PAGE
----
Does your business have a workplace violence policy and train in the event that something should happen? Or better yet, train to prevent it from happening in the first place? That’s right, there are ways you can train to prevent many of these situations from happening in your business or organization!
While there is no regulatory standard that most businesses have to have a workplace violence policy, there are getting to be more lawsuits, and more precedence, that not having a plan and training in place is negligent, and courts are issuing large settlements against organizations that do not have the planning and prevention methods in place.
Some of the steps you can take includes:
- Have a solid employee assistance plan in place. These common benefits that many employers offer have several tools that can help keep employees and their families stable in case of financial, marital, or emotional issues. Just being able to call and make an appointment with a therapist could be the difference between an employee or family member getting help or snapping.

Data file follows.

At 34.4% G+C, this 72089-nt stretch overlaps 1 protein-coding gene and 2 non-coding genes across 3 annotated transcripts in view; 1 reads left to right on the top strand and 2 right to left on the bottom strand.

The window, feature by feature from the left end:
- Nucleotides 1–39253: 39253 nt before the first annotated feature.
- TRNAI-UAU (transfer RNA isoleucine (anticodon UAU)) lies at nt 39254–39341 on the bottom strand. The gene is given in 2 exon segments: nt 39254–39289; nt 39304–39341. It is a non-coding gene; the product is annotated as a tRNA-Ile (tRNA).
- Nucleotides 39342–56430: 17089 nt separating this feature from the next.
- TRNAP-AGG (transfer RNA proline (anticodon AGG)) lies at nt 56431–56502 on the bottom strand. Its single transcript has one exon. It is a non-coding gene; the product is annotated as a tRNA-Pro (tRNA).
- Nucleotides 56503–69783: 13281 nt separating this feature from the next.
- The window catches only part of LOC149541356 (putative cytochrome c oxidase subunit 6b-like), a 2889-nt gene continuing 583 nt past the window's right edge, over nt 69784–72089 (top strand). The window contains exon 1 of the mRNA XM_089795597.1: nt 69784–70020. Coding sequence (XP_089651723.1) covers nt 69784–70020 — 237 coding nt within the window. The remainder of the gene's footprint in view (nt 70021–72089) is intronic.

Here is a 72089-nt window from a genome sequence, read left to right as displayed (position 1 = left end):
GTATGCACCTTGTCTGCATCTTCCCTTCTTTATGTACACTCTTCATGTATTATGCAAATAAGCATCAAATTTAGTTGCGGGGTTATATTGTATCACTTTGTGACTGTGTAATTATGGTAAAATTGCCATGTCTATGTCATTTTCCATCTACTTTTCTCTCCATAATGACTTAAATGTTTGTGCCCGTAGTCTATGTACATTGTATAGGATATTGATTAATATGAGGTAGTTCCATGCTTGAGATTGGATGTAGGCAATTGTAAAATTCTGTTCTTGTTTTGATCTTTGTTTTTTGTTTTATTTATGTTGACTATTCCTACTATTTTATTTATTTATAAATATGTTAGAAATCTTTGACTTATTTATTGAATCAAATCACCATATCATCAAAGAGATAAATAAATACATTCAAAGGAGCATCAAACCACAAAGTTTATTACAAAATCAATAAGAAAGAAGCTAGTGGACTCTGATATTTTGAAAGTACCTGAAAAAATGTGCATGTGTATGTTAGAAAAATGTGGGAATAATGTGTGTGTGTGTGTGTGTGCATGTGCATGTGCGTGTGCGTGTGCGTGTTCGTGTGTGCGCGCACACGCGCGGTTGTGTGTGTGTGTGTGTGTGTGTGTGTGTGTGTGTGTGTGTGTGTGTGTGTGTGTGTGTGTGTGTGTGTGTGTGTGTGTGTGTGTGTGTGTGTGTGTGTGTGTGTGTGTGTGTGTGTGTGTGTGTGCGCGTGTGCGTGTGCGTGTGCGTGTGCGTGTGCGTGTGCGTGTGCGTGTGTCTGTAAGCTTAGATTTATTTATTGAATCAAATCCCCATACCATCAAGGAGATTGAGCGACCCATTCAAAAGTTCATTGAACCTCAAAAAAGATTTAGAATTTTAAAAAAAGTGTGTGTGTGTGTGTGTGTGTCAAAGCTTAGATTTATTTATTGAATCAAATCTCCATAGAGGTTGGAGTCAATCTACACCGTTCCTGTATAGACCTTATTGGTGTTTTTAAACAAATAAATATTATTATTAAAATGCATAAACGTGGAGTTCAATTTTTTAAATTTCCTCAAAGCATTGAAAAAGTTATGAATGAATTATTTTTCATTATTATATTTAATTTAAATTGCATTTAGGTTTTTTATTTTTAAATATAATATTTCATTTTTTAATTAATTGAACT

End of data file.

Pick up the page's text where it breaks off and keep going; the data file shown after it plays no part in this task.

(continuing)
- Recognize when your employees or members of your organization are struggling through traumatic experiences and reach out. Most of us are resilient enough to make it through one traumatic experience at a time, but it’s often when people go through two or more simultaneously that people hit their breaking point. For example, if they are going through a difficult divorce and a parent dies, or they lose custody of a child after filing bankruptcy.
- Don’t rely on a workplace policy. A simple sign and policy that bans guns does nothing to prevent workplace violence.
- Utilize a consultant who specializes in workplace violence to provide an assessment, assist with your policies and procedures, and train your management team.
Don’t wait until you’re in a crisis or had a close call before addressing this issue. Like any other plans related to safety, you probably don’t think you need it until it’s too late.